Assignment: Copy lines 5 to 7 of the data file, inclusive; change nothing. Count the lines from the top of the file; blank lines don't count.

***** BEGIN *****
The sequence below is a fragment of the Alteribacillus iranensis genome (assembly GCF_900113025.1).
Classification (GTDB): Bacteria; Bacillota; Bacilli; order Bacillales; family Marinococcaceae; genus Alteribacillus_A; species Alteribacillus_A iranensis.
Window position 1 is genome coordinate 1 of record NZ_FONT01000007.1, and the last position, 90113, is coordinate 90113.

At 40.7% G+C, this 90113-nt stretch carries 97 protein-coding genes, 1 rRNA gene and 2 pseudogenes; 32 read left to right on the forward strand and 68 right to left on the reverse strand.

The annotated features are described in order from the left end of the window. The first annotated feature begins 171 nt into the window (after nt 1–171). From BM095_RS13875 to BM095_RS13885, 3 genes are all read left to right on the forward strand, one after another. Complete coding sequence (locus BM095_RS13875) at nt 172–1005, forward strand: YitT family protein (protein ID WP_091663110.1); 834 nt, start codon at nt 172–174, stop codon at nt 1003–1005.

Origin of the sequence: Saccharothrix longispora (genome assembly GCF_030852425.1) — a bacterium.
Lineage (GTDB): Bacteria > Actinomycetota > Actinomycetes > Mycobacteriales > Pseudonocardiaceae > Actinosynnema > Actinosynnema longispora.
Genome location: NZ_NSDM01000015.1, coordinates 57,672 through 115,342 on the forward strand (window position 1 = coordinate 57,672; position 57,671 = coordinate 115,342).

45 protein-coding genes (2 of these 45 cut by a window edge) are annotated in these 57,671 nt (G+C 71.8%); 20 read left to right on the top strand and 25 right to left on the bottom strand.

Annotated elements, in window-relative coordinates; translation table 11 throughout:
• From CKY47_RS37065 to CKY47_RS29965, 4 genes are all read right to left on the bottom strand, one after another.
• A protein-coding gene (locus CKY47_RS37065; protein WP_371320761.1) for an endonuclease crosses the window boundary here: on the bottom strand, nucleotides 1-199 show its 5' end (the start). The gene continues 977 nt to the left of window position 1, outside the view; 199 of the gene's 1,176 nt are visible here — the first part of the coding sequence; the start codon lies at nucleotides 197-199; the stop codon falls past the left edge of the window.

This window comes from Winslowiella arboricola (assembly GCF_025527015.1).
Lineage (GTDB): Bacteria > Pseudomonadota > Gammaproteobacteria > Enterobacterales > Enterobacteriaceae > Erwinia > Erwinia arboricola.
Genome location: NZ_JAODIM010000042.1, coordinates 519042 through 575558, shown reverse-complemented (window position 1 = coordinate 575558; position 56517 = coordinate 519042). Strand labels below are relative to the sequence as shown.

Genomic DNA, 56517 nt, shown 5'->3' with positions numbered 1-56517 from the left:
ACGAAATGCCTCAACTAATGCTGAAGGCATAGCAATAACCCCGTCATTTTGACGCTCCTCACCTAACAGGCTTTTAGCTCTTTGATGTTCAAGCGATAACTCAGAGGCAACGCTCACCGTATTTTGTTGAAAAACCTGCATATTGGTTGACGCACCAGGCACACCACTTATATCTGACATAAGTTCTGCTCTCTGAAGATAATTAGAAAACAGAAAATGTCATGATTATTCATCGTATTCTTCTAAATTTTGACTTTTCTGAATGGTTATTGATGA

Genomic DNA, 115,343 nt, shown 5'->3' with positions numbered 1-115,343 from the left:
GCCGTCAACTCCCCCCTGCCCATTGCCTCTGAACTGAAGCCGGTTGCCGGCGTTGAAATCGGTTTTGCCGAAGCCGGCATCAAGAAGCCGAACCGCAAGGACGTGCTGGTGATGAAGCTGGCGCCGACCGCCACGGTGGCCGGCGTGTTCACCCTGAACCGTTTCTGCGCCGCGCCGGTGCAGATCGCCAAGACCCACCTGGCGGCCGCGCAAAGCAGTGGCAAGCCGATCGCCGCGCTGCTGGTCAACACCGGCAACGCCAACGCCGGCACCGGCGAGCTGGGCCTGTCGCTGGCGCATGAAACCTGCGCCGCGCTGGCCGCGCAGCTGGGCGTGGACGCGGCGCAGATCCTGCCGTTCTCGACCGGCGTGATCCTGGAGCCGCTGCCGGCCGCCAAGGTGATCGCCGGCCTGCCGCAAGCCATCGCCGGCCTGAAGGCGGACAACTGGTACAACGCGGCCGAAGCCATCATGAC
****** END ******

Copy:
The annotated features are described in order from the left end of the window. The first annotated feature begins 171 nt into the window (after nt 1–171). From BM095_RS13875 to BM095_RS13885, 3 genes are all read left to right on the forward strand, one after another. Complete coding sequence (locus BM095_RS13875) at nt 172–1005, forward strand: YitT family protein (protein ID WP_091663110.1); 834 nt, start codon at nt 172–174, stop codon at nt 1003–1005.

Origin of the sequence: Saccharothrix longispora (genome assembly GCF_030852425.1) — a bacterium.
Lineage (GTDB): Bacteria > Actinomycetota > Actinomycetes > Mycobacteriales > Pseudonocardiaceae > Actinosynnema > Actinosynnema longispora.